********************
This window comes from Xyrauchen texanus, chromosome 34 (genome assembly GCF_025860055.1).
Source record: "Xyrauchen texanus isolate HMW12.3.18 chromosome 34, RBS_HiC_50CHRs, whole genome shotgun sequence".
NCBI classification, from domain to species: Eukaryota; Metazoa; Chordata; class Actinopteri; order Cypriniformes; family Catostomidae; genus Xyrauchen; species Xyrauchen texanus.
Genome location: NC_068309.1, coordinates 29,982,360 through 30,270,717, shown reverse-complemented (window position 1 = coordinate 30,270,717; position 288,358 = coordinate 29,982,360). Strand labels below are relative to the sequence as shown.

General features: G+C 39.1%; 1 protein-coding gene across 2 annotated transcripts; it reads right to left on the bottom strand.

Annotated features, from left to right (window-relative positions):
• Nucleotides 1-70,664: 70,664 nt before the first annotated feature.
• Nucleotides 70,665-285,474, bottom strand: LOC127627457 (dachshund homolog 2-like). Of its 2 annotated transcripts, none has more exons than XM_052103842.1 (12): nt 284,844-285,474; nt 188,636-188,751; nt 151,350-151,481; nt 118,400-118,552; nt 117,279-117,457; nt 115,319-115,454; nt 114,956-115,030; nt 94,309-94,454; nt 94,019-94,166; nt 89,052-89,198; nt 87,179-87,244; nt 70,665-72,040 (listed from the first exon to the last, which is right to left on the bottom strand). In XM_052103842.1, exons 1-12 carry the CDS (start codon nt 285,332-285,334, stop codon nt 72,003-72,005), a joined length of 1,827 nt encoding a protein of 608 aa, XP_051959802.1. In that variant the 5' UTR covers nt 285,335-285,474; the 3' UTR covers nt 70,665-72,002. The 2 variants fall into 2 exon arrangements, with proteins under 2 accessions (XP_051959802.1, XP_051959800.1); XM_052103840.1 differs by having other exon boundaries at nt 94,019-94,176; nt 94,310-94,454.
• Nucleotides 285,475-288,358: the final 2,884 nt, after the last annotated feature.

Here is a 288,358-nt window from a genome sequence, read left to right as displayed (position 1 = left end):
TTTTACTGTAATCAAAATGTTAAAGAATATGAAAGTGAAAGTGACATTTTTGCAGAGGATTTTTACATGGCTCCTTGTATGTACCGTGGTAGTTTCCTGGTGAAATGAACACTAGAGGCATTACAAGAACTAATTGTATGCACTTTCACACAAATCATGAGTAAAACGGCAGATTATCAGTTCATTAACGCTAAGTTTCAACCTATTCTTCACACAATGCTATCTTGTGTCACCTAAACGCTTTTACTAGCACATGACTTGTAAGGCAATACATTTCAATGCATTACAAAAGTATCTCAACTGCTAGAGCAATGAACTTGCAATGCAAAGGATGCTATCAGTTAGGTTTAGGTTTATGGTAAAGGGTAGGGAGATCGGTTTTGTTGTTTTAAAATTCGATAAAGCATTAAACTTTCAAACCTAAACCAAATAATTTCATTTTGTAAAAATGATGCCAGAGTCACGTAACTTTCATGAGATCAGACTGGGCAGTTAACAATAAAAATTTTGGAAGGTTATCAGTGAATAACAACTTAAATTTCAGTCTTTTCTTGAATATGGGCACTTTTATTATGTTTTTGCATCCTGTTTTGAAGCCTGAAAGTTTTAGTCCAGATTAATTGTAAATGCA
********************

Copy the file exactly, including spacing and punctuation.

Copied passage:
This window comes from Xyrauchen texanus, chromosome 34 (genome assembly GCF_025860055.1).
Source record: "Xyrauchen texanus isolate HMW12.3.18 chromosome 34, RBS_HiC_50CHRs, whole genome shotgun sequence".
NCBI classification, from domain to species: Eukaryota; Metazoa; Chordata; class Actinopteri; order Cypriniformes; family Catostomidae; genus Xyrauchen; species Xyrauchen texanus.
Genome location: NC_068309.1, coordinates 29,982,360 through 30,270,717, shown reverse-complemented (window position 1 = coordinate 30,270,717; position 288,358 = coordinate 29,982,360). Strand labels below are relative to the sequence as shown.

General features: G+C 39.1%; 1 protein-coding gene across 2 annotated transcripts; it reads right to left on the bottom strand.

Annotated features, from left to right (window-relative positions):
• Nucleotides 1-70,664: 70,664 nt before the first annotated feature.
• Nucleotides 70,665-285,474, bottom strand: LOC127627457 (dachshund homolog 2-like). Of its 2 annotated transcripts, none has more exons than XM_052103842.1 (12): nt 284,844-285,474; nt 188,636-188,751; nt 151,350-151,481; nt 118,400-118,552; nt 117,279-117,457; nt 115,319-115,454; nt 114,956-115,030; nt 94,309-94,454; nt 94,019-94,166; nt 89,052-89,198; nt 87,179-87,244; nt 70,665-72,040 (listed from the first exon to the last, which is right to left on the bottom strand). In XM_052103842.1, exons 1-12 carry the CDS (start codon nt 285,332-285,334, stop codon nt 72,003-72,005), a joined length of 1,827 nt encoding a protein of 608 aa, XP_051959802.1. In that variant the 5' UTR covers nt 285,335-285,474; the 3' UTR covers nt 70,665-72,002. The 2 variants fall into 2 exon arrangements, with proteins under 2 accessions (XP_051959802.1, XP_051959800.1); XM_052103840.1 differs by having other exon boundaries at nt 94,019-94,176; nt 94,310-94,454.
• Nucleotides 285,475-288,358: the final 2,884 nt, after the last annotated feature.

Here is a 288,358-nt window from a genome sequence, read left to right as displayed (position 1 = left end):
TTTTACTGTAATCAAAATGTTAAAGAATATGAAAGTGAAAGTGACATTTTTGCAGAGGATTTTTACATGGCTCCTTGTATGTACCGTGGTAGTTTCCTGGTGAAATGAACACTAGAGGCATTACAAGAACTAATTGTATGCACTTTCACACAAATCATGAGTAAAACGGCAGATTATCAGTTCATTAACGCTAAGTTTCAACCTATTCTTCACACAATGCTATCTTGTGTCACCTAAACGCTTTTACTAGCACATGACTTGTAAGGCAATACATTTCAATGCATTACAAAAGTATCTCAACTGCTAGAGCAATGAACTTGCAATGCAAAGGATGCTATCAGTTAGGTTTAGGTTTATGGTAAAGGGTAGGGAGATCGGTTTTGTTGTTTTAAAATTCGATAAAGCATTAAACTTTCAAACCTAAACCAAATAATTTCATTTTGTAAAAATGATGCCAGAGTCACGTAACTTTCATGAGATCAGACTGGGCAGTTAACAATAAAAATTTTGGAAGGTTATCAGTGAATAACAACTTAAATTTCAGTCTTTTCTTGAATATGGGCACTTTTATTATGTTTTTGCATCCTGTTTTGAAGCCTGAAAGTTTTAGTCCAGATTAATTGTAAATGCA